I first met Charlie Burger a year ago, in England. Word had spread that the elusive host was holding one of his guerrilla dinners at St. John, chef Fergus Henderson's justifiably renowned London restaurant. The opportunity was too good to miss. I was a serious fan of Mr. Henderson's no-nonsense, nose-to-tail cooking, and also of the concept of Charlie's Burgers: unique not-for-profit dinners staged every month or two in a different, secret and unexpected location. Selected guests were sent the menu and wine list and told how much cash to bring and where and when to show up - at a street corner, perhaps, or a shady bar or a public phone where other instructions would lead them to the actual venue.
In the two years since its inception there had been more than a dozen evenings, all held in downtown Toronto; this was the first international venture for Charlie's Burgers and for once the rendezvous was an actual restaurant. This time Charlie would be sitting with the guests and we were all on our honour not to tell the world who he was.
A great deal of speculation already surrounded his identity. Guesses ran the gamut from celebrity chef Gordon Ramsay to Toronto sommelier Jamie Drummond. One foodie forum declared there was no Charlie Burger, just a posse of industry insiders; another one had even fingered me. The whole thing went global in May, 2010, when the American magazine Food & Wine named Charlie's Burgers number 3 out of its 100 best new food and drink experiences in the world. The CB website was flooded with 4,000 e-mails from 27 different countries - all eager foodies hoping to be invited to an event.
That night in London, however, our group was barely a dozen, mostly Canadians either living or staying in London. Punctually at 8 o'clock, Charlie arrived and shook my hand - a good-looking man of 30 wearing Marc Jacobs jeans, Bruno Magli loafers and a crisp, white shirt, and sporting designer stubble. He looked vaguely familiar - oh yes, he had been one of the waiters at the only other CB event I had attended, a year earlier in Toronto.
The St. John dinner was a merry one. Mr. Henderson's meal wowed us all - huge, messy devilled crabs that we ate with our fingers, ramekins of unctuous jellied pig's trotters, perfectly textured tripe and onions, a watercress salad with capers and shallots, a peppery buck rarebit of toasted cheese with a poached egg on top, and a finale of ice cream made with Fernet Branca and crème de menthe. I was dying to find out more about Charlie's Burgers but appreciation for the food hijacked the conversation.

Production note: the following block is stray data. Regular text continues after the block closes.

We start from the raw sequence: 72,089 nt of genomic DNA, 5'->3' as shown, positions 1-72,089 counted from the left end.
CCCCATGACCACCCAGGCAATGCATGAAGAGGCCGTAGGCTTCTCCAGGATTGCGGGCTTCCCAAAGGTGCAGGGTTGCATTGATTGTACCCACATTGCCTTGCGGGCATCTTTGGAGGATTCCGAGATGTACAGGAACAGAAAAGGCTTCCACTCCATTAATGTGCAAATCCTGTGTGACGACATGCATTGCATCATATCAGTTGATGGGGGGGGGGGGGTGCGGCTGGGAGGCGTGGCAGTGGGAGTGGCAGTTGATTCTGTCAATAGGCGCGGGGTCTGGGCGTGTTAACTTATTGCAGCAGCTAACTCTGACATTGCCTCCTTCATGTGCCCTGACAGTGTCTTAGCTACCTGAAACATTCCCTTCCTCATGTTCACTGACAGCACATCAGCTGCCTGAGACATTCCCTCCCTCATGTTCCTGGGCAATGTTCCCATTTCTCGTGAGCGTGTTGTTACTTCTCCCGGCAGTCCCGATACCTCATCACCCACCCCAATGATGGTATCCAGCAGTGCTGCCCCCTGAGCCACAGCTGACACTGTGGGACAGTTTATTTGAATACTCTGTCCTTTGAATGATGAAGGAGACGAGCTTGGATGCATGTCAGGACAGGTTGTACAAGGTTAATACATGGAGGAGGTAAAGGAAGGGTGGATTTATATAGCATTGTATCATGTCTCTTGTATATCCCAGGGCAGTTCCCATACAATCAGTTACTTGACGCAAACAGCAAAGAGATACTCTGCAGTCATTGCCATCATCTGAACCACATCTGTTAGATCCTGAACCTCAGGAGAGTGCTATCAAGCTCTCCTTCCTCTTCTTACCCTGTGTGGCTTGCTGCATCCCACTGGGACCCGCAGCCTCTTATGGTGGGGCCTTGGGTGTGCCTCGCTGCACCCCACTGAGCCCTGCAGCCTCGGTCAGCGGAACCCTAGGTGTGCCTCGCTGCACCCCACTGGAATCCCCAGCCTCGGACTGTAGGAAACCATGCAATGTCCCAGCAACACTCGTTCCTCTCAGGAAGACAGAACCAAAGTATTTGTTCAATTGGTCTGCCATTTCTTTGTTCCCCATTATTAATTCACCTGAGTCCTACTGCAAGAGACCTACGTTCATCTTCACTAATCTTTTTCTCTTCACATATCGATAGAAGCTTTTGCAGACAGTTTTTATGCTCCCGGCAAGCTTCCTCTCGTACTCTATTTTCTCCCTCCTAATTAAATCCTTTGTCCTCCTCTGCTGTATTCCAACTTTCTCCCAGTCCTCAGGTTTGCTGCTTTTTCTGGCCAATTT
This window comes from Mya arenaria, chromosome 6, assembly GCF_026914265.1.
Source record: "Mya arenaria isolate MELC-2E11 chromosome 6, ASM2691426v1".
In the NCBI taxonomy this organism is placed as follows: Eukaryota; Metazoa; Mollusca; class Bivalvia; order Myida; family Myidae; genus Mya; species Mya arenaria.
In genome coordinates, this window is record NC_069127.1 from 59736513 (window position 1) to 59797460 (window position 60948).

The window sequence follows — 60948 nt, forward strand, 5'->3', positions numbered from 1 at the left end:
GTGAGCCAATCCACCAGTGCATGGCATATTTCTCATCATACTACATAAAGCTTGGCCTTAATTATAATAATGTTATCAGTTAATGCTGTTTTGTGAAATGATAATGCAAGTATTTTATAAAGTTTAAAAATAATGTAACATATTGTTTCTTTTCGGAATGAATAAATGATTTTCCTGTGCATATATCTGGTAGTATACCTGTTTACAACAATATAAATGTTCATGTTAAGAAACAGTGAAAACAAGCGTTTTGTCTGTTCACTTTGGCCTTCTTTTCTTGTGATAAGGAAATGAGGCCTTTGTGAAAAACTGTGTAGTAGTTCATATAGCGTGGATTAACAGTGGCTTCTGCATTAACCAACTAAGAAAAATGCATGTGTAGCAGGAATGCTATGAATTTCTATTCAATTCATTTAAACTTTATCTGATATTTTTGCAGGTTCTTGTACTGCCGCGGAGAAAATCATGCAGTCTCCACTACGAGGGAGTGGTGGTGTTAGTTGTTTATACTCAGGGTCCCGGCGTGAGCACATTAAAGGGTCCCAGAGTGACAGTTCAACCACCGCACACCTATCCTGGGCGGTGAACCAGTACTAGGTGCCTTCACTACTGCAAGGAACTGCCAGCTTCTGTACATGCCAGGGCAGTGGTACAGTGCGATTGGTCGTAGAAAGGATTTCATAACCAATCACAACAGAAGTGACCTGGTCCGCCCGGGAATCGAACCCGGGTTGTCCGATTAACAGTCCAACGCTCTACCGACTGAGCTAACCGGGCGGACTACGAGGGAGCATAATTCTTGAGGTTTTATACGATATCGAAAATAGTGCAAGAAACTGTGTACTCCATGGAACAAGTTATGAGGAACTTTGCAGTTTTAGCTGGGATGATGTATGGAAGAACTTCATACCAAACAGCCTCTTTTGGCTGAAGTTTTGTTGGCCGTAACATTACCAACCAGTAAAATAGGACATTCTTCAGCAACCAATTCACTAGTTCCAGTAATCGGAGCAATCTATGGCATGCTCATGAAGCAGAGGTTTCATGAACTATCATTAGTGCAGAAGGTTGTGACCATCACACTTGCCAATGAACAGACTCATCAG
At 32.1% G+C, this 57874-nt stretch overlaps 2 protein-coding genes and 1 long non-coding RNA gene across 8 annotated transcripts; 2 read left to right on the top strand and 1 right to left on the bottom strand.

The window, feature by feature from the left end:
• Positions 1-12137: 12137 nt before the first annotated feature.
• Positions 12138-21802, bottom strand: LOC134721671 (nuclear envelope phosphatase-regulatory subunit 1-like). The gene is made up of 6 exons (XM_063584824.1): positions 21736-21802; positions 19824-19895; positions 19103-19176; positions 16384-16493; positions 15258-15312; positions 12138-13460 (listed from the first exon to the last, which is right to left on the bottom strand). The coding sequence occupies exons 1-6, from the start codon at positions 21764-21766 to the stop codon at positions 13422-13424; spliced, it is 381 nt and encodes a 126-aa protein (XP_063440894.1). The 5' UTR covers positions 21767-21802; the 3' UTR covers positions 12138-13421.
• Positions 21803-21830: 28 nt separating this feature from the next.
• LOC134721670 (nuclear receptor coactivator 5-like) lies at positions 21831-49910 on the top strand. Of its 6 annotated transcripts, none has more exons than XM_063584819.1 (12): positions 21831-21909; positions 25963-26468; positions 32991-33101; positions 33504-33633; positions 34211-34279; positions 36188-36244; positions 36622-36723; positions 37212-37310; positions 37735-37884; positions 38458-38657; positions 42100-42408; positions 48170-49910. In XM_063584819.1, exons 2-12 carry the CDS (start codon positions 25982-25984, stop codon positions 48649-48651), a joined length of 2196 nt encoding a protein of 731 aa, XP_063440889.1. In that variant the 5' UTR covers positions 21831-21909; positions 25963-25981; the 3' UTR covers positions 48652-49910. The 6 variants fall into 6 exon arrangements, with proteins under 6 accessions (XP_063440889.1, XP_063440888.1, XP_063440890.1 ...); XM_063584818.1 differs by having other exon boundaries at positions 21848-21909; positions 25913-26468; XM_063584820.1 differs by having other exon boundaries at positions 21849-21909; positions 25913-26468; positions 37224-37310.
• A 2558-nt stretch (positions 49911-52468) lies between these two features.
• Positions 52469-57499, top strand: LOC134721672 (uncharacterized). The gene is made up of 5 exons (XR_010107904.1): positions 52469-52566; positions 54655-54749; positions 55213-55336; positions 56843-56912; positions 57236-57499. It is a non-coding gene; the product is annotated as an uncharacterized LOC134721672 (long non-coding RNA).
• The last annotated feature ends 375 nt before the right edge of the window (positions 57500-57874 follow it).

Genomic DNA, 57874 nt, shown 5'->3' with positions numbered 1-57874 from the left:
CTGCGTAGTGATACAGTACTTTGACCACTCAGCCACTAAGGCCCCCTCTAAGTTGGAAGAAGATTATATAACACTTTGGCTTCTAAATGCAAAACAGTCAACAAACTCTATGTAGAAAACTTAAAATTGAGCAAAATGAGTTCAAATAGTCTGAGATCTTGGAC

"That always happens," said our host, with the broadest of smiles. "The evening may start with people talking about the mysterious way they got to the event and wondering who Charlie is but it quickly becomes all about the food and the wines and the chef. That's mission accomplished for me."
Meet the real Charlie
Charlie's real name is Franco Stalteri and his day job is director of experiential marketing for Your Brand Integrated Marketing Communications. He puts together high-end events for banks or luxury car companies or other prestigious clients such as Dom Perignon Champagne.
Food has been a lifelong passion. Though he was born and raised in Toronto, his mother is French and his father Italian and young Franco grew up fluent in both languages, as well as English. Summers were spent on his great-uncle's farm in Normandy - "he had rabbits and made his own Calvados, his own foie gras" - or on his grandmother's property in southern Italy - "she pressed her own olive oil and I remember getting up early every day and going outside to pick fresh figs."
Mr. Stalteri got a degree at the University of Toronto and then joined Lecours Wolfson, a firm of executive headhunters that specialized in finding chefs for top-quality establishments. His days were filled with conversations with and about North America's leading chefs - Wolfgang Puck and Daniel Boulud, David Lee in Toronto, Rob Feenie and Pino Posteraro in Vancouver. He also spoke to the best sous chefs - men and women with extraordinary talent who were often the driving forces of their restaurants but frustratingly unable to express themselves while cooking another chef's menu. That's where the idea for Charlie's Burgers was born - offer a great sous chef an opportunity to create a liberatingly imaginative dinner for, say, 50 guests, with perfectly chosen wines in a private venue, not a restaurant. Guests would pay only food and wine costs; waiters and cooks would all volunteer their services.
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